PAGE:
PHOTOGRAPHED BY FRANK W. OCKENFELS 3 and PHILLIP CARUSO
Las Vegas is the quintessential American city, and Casino is a quintessential American tragedy, in which the Mafia stands in for the heroes of old. Based on a true story, and scripted by Nicholas Pileggi and Martin Scorsese, Casino takes place in the '70s and early '80s, when the mob was making so much money skimming from the casinos that the town was a sort of free zone uncontrolled by any particular family. Into this pecuniary paradise stumble Ace Rothstein (Robert De Niro), a cold, calculating magician with numbers, who runs a casino and marries a stunning hustler named Ginger (Sharon Stone), and Nicky Santoro (Joe Pesci), his childhood pal and a hotheaded killer. Pride and greed have their way with the two men until they fall out, with unhappy consequences for all. The following is an amalgam of entries from Martin Scorsese's journal.
Weary. Hot. I feel nauseous from the heat. And the hardest part of the day is yet to come, at least in terms of noise and congestion: the Riviera casino. There is a strong possibility we could use this place, from midnight to 10:00 a.m. A whole area with blackjack tables is rarely used. The Riviera would be a nightmare logistically, but the La Cage showroom--all zebra-striped floors and chairs, and black decor--could be perfect for the Jubilation nightclub.
In the casino: a hellish din and the horror of so many people, like zombies, the ugly noise from the machines, the music, the yelling. It saps all the energy that I have left.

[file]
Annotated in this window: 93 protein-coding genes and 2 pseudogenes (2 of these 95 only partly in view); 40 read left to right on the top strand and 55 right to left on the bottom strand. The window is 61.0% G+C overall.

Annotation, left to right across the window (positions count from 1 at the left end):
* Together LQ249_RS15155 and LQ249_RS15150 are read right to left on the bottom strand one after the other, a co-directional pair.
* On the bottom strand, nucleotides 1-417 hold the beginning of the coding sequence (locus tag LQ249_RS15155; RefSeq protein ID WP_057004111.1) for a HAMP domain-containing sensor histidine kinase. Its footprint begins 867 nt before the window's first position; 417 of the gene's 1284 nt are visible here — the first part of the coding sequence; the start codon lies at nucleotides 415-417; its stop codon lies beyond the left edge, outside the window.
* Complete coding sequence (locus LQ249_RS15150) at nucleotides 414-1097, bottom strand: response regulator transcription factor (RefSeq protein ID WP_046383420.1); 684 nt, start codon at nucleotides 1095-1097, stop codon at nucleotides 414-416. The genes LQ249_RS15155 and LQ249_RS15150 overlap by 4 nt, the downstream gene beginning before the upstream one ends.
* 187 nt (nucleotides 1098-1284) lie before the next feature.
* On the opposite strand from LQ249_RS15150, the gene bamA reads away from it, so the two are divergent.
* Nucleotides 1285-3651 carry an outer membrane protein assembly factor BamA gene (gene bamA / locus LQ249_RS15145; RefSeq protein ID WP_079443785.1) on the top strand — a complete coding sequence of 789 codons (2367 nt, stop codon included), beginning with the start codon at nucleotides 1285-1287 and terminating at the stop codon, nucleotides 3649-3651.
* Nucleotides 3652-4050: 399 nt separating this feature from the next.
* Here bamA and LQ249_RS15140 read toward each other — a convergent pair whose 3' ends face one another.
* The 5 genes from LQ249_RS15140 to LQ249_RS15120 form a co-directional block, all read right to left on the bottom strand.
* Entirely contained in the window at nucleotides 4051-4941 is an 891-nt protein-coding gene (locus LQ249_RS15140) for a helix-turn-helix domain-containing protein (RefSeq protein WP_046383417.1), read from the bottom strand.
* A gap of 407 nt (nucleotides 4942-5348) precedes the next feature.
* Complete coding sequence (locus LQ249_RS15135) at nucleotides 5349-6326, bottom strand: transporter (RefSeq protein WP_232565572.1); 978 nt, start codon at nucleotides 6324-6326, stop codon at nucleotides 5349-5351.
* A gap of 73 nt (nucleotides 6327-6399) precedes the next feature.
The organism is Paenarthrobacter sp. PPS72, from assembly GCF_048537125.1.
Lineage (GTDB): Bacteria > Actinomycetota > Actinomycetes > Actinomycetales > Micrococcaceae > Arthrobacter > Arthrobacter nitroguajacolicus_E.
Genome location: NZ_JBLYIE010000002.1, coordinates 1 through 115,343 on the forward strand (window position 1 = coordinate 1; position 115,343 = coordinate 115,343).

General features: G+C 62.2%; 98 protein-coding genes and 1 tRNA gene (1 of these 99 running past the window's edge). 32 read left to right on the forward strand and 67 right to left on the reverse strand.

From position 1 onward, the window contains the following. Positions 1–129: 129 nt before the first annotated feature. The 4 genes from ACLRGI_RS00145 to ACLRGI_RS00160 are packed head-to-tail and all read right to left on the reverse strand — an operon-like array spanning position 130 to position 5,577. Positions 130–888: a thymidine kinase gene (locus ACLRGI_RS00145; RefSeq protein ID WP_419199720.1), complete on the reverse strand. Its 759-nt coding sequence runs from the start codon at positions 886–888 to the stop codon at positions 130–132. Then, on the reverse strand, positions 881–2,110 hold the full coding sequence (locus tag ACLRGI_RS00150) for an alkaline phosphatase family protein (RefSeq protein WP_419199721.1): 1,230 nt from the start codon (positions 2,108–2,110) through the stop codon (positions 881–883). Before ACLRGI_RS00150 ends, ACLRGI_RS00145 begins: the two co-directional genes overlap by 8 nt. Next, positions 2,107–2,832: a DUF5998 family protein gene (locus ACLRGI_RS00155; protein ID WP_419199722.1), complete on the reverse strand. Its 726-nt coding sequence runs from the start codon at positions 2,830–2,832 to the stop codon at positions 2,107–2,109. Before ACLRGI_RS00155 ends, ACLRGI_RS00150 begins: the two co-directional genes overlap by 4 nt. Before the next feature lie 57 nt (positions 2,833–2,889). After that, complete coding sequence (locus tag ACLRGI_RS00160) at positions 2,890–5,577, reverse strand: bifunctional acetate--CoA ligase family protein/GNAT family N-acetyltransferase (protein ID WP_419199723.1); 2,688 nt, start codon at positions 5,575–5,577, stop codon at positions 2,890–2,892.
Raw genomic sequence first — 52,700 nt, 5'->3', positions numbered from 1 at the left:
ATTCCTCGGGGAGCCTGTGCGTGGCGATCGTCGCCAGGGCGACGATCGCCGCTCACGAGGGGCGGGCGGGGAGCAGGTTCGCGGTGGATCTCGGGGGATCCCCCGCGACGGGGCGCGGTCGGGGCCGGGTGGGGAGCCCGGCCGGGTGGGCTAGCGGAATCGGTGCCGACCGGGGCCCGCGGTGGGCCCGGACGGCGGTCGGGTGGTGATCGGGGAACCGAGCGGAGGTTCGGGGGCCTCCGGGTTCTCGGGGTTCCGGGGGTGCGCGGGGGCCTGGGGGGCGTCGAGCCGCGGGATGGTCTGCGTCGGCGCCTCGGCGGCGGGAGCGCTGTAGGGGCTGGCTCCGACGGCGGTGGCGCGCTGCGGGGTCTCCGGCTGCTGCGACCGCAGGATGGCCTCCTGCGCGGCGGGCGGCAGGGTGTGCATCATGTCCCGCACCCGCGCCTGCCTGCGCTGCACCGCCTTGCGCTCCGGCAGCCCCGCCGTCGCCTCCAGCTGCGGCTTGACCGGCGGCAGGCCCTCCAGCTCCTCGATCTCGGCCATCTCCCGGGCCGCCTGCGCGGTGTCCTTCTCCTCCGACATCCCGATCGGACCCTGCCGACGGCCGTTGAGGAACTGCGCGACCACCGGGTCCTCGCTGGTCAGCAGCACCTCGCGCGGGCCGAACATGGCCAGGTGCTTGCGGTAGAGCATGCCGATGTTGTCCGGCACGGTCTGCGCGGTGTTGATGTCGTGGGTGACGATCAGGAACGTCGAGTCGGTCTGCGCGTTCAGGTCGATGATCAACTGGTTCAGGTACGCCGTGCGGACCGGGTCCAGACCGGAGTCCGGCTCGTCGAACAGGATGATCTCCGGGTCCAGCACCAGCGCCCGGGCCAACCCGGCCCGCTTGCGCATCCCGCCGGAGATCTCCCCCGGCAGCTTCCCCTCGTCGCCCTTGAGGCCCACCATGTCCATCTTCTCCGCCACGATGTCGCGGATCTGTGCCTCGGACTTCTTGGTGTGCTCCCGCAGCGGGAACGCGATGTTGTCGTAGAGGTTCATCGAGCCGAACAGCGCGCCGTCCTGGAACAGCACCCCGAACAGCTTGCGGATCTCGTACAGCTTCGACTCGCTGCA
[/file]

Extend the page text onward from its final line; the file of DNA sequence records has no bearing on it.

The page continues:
September 13, 1994. Tuesday.
Up at 5:30 a.m. Coffee, shower, shave. Collect things I need for the trailer. Caught in traffic. Arrive at 7:35.
Kings of comedy: De Niro with Don Rickles, who plays casino manager Billy Sherbert. "In the casino: a hellish din and the horror of so many people."
From 11:30 p.m. to 1:50 a.m., I do rehearsal with Max Raven, who plays Blue, and Mitch Kolpan (a real cop from A Bronx Tale) and an officer from Vegas who knows of the real incident we're depicting.We finally shoot with two cameras, wide, no squibs. Do first take with squibs. Max cuts his finger on shards of glass from the windows of his car. 2:30 a.m., shoot Max again. Better, I think. Back to trailer for some leftover ribs.
Back at 2:40, tired now, five and a half hours of sleep. The two cops--Mitch and the other cop from Vegas force--are "on the alert," even though off duty. We have an unmarked police car blocking the street. Raven is in position for the camera on the ground, "dead" next to his car parked in the driveway. Suddenly, an ancient Oldsmobile comes up the street. Instead of stopping at our roadblock, it continues on, speeding, right onto our set. Our "cops" shout, "Everybody, get onto the sidewalk!" The car is stopped just in time. It would have smashed into the police car in the scene, with Max on the ground in position for the next shot! And it would have hit us too. It was two drunks who tried to speed past the police guarding our set, not realizing a movie was being shot! They're cuffed. One guy is let go, told to walk home! He does it, complaining all the way. Keep shooting. Mitch plants a gun on Max's body. I think we have it. Not sure. But we must stop. 5:15 a.m. Quite a first day. An eighteen-hour day that will set the pattern for the rest of the shoot. Doing six or seven different scenes in one day is too difficult. Easier, generally, to do one scene with coverage.
Tomorrow we go into the casino for six weeks. The production really begins!